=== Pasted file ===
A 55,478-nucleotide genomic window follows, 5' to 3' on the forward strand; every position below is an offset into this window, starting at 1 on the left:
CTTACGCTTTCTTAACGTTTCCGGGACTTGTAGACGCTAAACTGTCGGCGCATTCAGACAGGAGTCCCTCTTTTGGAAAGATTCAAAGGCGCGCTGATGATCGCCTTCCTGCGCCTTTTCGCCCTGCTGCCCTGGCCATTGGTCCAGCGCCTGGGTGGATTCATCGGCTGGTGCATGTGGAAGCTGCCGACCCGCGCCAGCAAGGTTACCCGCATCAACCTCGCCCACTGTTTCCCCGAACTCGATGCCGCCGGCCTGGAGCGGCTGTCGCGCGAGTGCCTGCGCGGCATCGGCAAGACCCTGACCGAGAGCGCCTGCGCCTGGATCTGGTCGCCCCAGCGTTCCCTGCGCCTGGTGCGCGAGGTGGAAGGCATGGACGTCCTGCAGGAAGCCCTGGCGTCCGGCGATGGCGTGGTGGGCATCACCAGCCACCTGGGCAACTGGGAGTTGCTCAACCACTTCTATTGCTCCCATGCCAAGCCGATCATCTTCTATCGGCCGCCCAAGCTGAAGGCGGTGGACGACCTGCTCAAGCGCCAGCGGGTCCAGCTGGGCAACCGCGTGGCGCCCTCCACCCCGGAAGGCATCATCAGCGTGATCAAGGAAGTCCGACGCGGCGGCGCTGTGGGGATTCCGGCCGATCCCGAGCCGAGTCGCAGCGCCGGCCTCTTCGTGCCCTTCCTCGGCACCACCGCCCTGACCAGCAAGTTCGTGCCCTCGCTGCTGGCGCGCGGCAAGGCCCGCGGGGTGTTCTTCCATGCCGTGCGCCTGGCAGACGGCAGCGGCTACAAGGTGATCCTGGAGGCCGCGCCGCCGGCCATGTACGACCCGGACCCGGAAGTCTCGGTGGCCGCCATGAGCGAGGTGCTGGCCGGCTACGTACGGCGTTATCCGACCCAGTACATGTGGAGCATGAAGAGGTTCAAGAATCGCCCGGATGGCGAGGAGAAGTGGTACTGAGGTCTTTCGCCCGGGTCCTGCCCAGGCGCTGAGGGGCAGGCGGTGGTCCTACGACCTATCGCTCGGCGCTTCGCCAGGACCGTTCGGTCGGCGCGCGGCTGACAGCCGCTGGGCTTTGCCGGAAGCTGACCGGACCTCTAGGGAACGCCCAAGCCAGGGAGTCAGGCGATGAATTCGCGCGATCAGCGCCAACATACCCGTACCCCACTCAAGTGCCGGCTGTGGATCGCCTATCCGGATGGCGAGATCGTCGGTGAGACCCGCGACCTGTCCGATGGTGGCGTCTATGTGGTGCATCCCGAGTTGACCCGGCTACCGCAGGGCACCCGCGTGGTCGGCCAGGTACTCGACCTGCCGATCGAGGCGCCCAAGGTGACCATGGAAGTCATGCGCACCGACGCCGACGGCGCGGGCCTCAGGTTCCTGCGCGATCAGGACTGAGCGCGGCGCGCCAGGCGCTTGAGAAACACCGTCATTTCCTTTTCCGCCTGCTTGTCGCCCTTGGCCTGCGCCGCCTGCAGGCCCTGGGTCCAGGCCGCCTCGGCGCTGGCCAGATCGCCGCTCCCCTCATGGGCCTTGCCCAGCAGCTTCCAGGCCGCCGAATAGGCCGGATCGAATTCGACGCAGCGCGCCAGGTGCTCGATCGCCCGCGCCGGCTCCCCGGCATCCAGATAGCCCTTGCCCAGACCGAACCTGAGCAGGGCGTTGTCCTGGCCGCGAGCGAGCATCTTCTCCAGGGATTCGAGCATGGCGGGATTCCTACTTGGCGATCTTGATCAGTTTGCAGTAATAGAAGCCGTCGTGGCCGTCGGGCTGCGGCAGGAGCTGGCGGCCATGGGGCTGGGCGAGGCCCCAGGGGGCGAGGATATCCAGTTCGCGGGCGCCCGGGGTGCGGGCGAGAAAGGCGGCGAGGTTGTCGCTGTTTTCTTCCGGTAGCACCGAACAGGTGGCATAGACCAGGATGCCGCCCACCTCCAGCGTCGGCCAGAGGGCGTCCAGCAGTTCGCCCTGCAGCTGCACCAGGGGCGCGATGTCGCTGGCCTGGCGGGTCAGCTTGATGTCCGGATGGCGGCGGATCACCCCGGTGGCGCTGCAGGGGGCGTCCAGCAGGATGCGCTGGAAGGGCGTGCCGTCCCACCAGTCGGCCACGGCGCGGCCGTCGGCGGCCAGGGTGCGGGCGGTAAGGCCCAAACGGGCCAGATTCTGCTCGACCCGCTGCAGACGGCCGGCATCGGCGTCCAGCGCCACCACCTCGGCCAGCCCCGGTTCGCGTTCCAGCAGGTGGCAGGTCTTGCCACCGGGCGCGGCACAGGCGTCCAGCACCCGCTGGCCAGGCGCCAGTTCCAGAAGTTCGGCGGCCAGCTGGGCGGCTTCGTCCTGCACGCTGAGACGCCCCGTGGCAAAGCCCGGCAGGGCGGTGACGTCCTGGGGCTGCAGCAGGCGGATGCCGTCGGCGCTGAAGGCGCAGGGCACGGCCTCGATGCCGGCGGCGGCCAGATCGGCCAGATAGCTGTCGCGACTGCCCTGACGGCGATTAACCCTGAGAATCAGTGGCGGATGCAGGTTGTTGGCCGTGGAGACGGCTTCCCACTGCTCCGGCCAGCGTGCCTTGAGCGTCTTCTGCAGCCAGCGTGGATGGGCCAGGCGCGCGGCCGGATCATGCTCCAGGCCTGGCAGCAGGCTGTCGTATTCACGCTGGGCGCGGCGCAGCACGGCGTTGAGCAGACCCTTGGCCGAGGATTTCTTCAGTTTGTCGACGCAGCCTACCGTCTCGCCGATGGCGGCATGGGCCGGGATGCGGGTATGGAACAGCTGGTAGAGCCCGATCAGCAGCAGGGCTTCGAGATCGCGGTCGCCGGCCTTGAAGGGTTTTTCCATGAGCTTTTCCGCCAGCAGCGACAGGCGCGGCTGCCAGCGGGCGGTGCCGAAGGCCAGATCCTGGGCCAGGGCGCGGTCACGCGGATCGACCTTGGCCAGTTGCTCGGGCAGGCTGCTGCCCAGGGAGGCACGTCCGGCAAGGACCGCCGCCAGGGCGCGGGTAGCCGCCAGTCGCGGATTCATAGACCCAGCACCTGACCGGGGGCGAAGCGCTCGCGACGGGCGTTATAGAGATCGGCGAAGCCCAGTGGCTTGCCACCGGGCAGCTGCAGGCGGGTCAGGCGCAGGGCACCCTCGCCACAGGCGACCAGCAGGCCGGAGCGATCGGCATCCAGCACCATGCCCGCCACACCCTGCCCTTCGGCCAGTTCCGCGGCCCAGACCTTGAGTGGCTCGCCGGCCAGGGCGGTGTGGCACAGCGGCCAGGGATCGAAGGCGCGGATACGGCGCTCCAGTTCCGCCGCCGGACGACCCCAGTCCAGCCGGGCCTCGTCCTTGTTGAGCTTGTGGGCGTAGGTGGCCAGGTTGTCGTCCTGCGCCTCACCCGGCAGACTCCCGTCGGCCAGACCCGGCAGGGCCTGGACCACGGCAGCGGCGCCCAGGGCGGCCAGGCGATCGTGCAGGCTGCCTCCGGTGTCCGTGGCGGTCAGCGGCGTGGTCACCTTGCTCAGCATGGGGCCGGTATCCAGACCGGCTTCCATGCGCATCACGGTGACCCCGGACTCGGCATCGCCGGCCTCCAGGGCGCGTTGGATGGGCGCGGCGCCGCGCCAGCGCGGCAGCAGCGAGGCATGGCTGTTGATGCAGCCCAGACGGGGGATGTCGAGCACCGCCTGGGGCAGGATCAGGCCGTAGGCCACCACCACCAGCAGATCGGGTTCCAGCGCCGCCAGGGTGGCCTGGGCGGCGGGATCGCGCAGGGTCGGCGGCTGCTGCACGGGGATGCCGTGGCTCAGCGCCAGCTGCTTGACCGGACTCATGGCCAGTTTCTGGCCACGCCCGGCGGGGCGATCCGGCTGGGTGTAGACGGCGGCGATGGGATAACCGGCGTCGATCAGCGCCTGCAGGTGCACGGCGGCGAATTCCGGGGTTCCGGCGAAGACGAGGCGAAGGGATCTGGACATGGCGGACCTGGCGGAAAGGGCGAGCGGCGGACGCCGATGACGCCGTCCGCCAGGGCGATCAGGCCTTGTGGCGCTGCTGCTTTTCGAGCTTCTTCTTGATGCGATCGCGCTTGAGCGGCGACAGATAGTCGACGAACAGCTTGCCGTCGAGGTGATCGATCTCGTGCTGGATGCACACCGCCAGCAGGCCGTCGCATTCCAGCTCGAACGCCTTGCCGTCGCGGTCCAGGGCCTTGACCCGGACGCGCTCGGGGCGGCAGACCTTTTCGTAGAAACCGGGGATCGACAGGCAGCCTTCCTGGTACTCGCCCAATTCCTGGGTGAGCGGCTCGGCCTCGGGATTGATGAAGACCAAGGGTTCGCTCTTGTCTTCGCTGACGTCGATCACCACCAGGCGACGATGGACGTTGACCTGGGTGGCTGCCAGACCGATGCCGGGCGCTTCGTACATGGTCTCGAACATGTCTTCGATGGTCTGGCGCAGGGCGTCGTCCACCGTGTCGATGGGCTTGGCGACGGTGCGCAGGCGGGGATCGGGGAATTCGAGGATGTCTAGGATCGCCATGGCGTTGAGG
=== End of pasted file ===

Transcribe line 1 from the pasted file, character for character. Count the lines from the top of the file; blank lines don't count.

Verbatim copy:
A 55,478-nucleotide genomic window follows, 5' to 3' on the forward strand; every position below is an offset into this window, starting at 1 on the left: